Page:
The economy of each nation and their links either inter-regional or international are ever-changing. These changes are increasing in terms of speed and facilitated through rapid technological advances as well as the impact of globalisation. This background provides measurement challenges through every stage of the statistical value chain starting with the business register and statistical unit through to the major aggregates produced by National Statistical Offices and/or National Central Banks like GDP, GNI, balance of payments and government debt and deficit. Furthermore, ripple effects are seen across various types of analyses and the work of researchers, economists, etc., for example, productivity and environmental impacts and opportunities for new analyses, for example, global value chains. As a result, the international guidelines like the SNA, ESA and BPM have to be updated and remain relevant. The growing role, and influence, of Supply and Use Tables (and the Input-Output framework) will play a key, central role to help assist and inform both the producer and the user of economic analyses including government policies covering taxation, environmental impacts, etc. This presentation will "touch" on these aspects and build on the 1st Edition of the Spanish School of Input-Output Analysis to illustrate why a career in this field is so fulfilling.
About 50% of the global population, that is more than 3 billion people, live on less than 3$ a day. The top 10% earn more 23$ (PPP) per day. Clearly lifestyles, consumption patterns and associated per capita carbon footprints differ enormously between rich and poor. What is the difference in terms of carbon footprint? What is the contribution to total carbon emissions of the global middle class or the global elites? Do we see a convergence of consumption patterns and carbon footprints of rich folks across countries? What are the carbon implications of moving hundreds of millions of people out of poverty as proposed in the sustainable development goals? To answer these questions we present our compilation of consumption patterns for different income categories from consumer expenditure surveys for most countries of the world, representing some 90% of the global population. These have been linked to a global multi-regional input-output model to calculate carbon footprints for different income categories, globally and specifically also for different income and lifestyle categories in the US. Our results show that when focusing on countries and averages we miss lots of interesting information. There are huge differences in carbon footprints between as well as within countries. There are interesting differences between countries. For example, in US income groups are associated with higher carbon emissions when compared to equivalent groups in European countries. We will present some reasons of why that is the case and investigate US consumption patterns and lifestyles at great spatial detail. When looking at poor countries we find huge disparities between the carbon footprint of the rich versus the poor which for some very poor countries differ by several order of magnitudes, and are generally much larger than differences between rich and poor in rich countries such as the US and Europe. A general finding is that the higher the income the higher the carbon footprint. There is no leveling off. Higher incomes generate higher carbon footprints. Thus it is not surprisingly that adding to the middle class by moving people out of poverty adds significantly to global carbon emissions and makes global targets for mitigating greenhouse gases more difficult to achieve given the slow pace of progress towards low carbon technologies and the degree of fossil fuel dependence, population growth, and emulation of resource intensive lifestyles in low income countries and transition economies.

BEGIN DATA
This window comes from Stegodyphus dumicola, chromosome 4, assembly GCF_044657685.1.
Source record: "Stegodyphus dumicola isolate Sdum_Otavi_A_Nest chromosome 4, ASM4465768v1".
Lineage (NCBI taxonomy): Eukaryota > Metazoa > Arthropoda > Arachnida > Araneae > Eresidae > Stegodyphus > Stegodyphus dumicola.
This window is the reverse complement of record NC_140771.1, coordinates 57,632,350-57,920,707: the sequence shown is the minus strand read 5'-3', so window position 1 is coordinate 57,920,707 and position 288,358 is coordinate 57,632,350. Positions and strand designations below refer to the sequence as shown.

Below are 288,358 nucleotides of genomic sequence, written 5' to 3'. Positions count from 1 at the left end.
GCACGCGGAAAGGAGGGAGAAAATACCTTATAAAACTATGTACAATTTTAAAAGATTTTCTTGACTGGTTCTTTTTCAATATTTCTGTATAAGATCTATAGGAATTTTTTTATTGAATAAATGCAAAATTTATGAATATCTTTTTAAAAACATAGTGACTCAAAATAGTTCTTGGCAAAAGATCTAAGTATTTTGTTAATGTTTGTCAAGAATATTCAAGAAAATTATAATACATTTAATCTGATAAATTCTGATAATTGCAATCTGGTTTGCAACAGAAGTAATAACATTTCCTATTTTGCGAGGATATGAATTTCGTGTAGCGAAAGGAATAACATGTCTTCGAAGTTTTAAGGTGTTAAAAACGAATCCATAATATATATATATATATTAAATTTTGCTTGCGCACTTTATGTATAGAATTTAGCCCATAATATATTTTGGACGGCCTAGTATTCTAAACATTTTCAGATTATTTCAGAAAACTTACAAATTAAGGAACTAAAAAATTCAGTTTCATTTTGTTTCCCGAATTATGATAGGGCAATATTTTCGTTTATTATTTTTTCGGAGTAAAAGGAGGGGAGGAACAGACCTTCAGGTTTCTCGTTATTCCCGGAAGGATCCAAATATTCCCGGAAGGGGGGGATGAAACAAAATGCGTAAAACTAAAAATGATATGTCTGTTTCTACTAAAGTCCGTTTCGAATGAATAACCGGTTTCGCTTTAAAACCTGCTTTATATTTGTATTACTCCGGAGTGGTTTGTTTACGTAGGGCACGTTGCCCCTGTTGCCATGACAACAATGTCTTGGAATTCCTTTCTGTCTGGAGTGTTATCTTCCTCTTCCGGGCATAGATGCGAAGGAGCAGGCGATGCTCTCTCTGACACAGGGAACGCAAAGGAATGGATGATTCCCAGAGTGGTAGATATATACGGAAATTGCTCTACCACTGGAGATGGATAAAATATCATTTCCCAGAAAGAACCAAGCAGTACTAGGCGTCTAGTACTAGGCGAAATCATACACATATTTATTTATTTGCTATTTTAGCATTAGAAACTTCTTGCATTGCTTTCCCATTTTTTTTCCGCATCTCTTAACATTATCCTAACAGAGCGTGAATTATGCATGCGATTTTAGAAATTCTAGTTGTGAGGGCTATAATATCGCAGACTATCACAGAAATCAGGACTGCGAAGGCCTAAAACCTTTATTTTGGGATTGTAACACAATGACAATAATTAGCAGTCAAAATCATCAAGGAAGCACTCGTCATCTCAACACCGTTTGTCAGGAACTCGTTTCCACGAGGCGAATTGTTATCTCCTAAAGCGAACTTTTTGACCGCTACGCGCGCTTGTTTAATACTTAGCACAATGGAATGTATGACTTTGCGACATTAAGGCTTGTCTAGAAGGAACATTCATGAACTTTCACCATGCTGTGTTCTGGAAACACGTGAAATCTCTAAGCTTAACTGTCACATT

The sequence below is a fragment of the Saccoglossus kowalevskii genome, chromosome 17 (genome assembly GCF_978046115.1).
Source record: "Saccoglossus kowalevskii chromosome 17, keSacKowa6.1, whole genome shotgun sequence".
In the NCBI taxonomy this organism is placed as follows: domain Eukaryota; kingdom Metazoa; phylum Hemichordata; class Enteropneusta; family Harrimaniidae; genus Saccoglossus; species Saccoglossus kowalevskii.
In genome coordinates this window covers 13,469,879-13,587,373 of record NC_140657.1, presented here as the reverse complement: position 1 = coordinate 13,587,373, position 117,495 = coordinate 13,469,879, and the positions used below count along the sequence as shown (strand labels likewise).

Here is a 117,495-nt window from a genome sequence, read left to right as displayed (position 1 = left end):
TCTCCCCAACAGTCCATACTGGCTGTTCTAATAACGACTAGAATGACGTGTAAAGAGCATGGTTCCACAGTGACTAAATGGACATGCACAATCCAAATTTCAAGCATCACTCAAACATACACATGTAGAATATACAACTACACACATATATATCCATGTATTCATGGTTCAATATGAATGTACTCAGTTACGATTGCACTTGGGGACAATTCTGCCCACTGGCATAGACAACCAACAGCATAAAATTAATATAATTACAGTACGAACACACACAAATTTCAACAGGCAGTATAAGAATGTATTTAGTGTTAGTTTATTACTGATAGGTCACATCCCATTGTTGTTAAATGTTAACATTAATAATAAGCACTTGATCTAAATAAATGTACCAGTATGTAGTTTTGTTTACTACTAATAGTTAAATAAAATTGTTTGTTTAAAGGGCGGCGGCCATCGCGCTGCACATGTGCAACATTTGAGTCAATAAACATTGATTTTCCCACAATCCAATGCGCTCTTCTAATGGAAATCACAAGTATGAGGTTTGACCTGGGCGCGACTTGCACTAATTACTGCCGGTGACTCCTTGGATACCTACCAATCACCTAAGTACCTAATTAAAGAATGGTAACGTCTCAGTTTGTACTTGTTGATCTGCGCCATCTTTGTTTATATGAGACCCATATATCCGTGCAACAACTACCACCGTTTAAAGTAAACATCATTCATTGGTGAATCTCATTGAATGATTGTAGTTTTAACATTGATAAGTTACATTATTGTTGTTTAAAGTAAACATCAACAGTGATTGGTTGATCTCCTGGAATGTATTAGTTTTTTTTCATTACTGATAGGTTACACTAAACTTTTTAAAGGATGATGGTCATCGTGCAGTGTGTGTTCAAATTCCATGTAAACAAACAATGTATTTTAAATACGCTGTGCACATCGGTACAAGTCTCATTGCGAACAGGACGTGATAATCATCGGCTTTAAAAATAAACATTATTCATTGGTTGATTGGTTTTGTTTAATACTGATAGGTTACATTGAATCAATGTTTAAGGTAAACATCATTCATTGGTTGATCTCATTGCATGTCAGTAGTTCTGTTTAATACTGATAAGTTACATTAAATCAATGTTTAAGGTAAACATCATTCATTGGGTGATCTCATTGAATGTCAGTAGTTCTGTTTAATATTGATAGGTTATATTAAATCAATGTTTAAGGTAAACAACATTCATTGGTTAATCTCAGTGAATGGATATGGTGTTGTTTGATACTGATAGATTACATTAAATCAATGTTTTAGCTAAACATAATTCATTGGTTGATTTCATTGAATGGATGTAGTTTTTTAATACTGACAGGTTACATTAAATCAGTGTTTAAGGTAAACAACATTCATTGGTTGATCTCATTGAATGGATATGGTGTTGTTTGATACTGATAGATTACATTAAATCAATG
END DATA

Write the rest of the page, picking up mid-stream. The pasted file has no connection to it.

In the US, household consumption accounts for 70% (almost 60% in Spain) of Gross Domestic Product on the expenditure side, yet most economic models persist in aggregating these expenditures into a representative household. This paper explores the impacts of household disaggregation – by income and age – in an econometric input-output model, including the effects of disaggregation on forecasts. A similar exercise explores the consequences of disaggregating labor income by age and income class. The impacts of the total exercise (disaggregation of household income and expenditures are revealed in a similar Miyazawa framework. The distributional effects can thus be assessed more effectively but will require greater integration in a dynamic framework that can capture variations in population growth by cohort, skill/occupation and migration status.